Frequently Asked Questions

  • How does security handle sexual assault statistics?

    All reports received by Campus Safety are reflected in our statistics, even when the initial report does not identify the victim by name and the incident cannot be investigated. Since sexual assault is such an underreported crime, we err on the side of including everything reported to our department, even anonymous complaints.

  • Are security officers merely "Rent-a-cops?"

    Our officers have diverse backgrounds–many have police experience, including several who worked for years with the Philadelphia Police and Lower Merion Police Departments. We have a female officer who was an investigator with the Philadelphia Special Victims Unit, a manager who has extensive training in Sexual Assault, a Safety Coordinator who is a Deputy Chief with the Brookline Fire Department, as well as people from all sorts of interesting and varied experience. We all undergo extensive training in CPR, First Aid, Cultural Diversity, Crimes Code and Rape and Sexual Assault issues as well. A number of us have advanced degrees (Education, English, Criminal Justice) and many of us have children in college. All of us have a genuine enthusiasm and commitment for maintaining a safe environment for our community.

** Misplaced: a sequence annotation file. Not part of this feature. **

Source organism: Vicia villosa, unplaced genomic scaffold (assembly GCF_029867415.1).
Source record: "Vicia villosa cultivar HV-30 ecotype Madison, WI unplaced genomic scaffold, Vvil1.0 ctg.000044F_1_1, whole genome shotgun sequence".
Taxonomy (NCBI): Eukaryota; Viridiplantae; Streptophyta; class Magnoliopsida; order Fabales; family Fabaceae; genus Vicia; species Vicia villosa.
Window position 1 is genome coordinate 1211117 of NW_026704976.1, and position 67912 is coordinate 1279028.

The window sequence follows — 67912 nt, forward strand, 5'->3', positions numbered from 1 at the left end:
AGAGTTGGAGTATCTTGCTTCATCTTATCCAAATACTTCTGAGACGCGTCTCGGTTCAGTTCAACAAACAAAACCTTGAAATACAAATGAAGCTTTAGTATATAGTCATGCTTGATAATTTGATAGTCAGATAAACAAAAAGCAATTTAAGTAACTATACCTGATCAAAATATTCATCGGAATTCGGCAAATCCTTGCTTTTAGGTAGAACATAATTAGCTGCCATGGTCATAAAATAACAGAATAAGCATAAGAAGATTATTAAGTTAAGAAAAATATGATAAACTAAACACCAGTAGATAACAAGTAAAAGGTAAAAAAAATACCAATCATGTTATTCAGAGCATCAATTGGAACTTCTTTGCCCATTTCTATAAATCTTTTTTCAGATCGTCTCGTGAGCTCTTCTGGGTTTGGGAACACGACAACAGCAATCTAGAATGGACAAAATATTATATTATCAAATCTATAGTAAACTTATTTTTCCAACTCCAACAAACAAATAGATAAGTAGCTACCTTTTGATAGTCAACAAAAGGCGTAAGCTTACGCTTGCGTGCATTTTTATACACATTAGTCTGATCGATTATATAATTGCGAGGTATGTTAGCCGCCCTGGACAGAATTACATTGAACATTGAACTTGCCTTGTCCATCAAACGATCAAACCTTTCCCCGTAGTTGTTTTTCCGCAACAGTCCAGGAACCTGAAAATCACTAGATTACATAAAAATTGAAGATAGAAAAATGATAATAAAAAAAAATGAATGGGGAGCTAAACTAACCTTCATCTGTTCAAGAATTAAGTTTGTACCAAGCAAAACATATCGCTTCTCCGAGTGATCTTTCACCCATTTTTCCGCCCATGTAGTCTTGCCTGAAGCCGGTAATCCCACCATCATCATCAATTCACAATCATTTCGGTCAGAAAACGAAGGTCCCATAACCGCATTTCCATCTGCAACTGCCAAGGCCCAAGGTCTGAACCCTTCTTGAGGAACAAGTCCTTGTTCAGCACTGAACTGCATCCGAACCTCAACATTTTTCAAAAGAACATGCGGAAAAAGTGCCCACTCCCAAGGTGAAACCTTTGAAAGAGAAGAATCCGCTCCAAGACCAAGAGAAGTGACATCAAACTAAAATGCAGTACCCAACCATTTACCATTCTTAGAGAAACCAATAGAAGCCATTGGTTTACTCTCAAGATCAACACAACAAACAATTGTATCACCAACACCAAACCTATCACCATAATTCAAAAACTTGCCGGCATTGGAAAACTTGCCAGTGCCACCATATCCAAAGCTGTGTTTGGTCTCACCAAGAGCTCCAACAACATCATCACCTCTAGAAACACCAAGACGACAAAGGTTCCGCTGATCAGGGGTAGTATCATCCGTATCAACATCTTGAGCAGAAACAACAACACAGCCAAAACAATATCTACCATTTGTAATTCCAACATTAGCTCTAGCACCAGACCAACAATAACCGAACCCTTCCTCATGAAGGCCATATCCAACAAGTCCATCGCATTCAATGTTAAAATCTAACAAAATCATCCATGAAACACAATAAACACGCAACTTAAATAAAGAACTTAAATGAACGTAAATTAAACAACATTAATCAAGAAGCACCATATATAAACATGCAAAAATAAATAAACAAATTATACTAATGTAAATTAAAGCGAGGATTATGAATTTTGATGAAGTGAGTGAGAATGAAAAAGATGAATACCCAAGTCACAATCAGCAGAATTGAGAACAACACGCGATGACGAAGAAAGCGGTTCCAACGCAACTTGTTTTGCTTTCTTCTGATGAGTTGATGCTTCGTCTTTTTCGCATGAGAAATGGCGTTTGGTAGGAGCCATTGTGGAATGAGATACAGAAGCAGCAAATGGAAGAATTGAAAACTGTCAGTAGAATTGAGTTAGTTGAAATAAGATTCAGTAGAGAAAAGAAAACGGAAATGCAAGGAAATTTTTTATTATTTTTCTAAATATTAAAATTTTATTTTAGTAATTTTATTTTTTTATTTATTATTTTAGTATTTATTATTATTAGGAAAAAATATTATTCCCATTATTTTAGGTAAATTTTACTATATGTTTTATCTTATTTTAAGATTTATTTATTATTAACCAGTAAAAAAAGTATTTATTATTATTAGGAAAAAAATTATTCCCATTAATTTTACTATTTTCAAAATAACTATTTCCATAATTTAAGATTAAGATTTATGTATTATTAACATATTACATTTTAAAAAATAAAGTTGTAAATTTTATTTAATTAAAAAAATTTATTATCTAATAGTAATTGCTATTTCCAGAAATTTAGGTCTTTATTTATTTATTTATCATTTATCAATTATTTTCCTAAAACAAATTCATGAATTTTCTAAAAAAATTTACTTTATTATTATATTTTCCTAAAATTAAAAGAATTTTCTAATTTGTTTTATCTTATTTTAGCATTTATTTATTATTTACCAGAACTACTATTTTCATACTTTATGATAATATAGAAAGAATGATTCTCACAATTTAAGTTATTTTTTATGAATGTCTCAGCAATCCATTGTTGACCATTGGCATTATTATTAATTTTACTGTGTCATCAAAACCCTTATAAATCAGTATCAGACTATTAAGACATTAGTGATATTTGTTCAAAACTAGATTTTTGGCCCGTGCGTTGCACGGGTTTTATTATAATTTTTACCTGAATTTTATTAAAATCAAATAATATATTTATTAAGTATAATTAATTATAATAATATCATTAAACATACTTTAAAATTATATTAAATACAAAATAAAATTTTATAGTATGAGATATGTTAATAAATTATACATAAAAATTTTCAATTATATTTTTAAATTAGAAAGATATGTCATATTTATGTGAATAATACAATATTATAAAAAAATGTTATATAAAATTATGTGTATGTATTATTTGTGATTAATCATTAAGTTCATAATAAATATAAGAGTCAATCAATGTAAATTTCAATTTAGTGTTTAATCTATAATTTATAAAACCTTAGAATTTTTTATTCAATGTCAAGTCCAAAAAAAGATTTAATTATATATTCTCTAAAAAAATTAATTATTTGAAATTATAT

• If I call Campus Safety about a student who is sick from alcohol, do I need to worry about being cited for underage drinking?

    It is critically important to call for help whenever a student's health/life may be at risk and that determination should be made by medical professionals. We have an understanding with the local police departments that students, under normal circumstances, will not be cited when an ambulance is called for an alcohol poisoning. (If a student is disorderly or engages in aggressive behavior related to drinking, police have a right to use their discretion to cite). Don't ever hesitate to call security in the case of potential alcohol poisoning. Someone's life may literally be in your hands. Keep an eye on each other and when in doubt it is always best to get help.